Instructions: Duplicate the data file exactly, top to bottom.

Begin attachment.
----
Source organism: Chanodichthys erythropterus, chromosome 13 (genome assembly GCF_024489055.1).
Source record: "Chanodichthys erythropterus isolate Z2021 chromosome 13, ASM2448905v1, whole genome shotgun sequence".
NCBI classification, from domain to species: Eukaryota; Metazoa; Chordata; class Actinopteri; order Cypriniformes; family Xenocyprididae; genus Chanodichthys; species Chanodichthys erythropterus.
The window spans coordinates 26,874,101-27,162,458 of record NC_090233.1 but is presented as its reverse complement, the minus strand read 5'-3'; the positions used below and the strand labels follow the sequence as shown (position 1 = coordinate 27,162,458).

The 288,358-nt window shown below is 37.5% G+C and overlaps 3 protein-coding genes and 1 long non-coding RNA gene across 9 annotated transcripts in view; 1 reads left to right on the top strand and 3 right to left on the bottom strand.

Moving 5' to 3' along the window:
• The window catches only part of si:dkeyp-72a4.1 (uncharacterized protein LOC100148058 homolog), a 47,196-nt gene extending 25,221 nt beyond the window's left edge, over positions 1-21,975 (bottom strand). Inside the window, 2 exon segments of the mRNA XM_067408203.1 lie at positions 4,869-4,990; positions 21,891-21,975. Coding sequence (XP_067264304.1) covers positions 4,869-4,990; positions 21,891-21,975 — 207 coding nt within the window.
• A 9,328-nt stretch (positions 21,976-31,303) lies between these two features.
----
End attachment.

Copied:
Source organism: Chanodichthys erythropterus, chromosome 13 (genome assembly GCF_024489055.1).
Source record: "Chanodichthys erythropterus isolate Z2021 chromosome 13, ASM2448905v1, whole genome shotgun sequence".
NCBI classification, from domain to species: Eukaryota; Metazoa; Chordata; class Actinopteri; order Cypriniformes; family Xenocyprididae; genus Chanodichthys; species Chanodichthys erythropterus.
The window spans coordinates 26,874,101-27,162,458 of record NC_090233.1 but is presented as its reverse complement, the minus strand read 5'-3'; the positions used below and the strand labels follow the sequence as shown (position 1 = coordinate 27,162,458).

The 288,358-nt window shown below is 37.5% G+C and overlaps 3 protein-coding genes and 1 long non-coding RNA gene across 9 annotated transcripts in view; 1 reads left to right on the top strand and 3 right to left on the bottom strand.

Moving 5' to 3' along the window:
• The window catches only part of si:dkeyp-72a4.1 (uncharacterized protein LOC100148058 homolog), a 47,196-nt gene extending 25,221 nt beyond the window's left edge, over positions 1-21,975 (bottom strand). Inside the window, 2 exon segments of the mRNA XM_067408203.1 lie at positions 4,869-4,990; positions 21,891-21,975. Coding sequence (XP_067264304.1) covers positions 4,869-4,990; positions 21,891-21,975 — 207 coding nt within the window.
• A 9,328-nt stretch (positions 21,976-31,303) lies between these two features.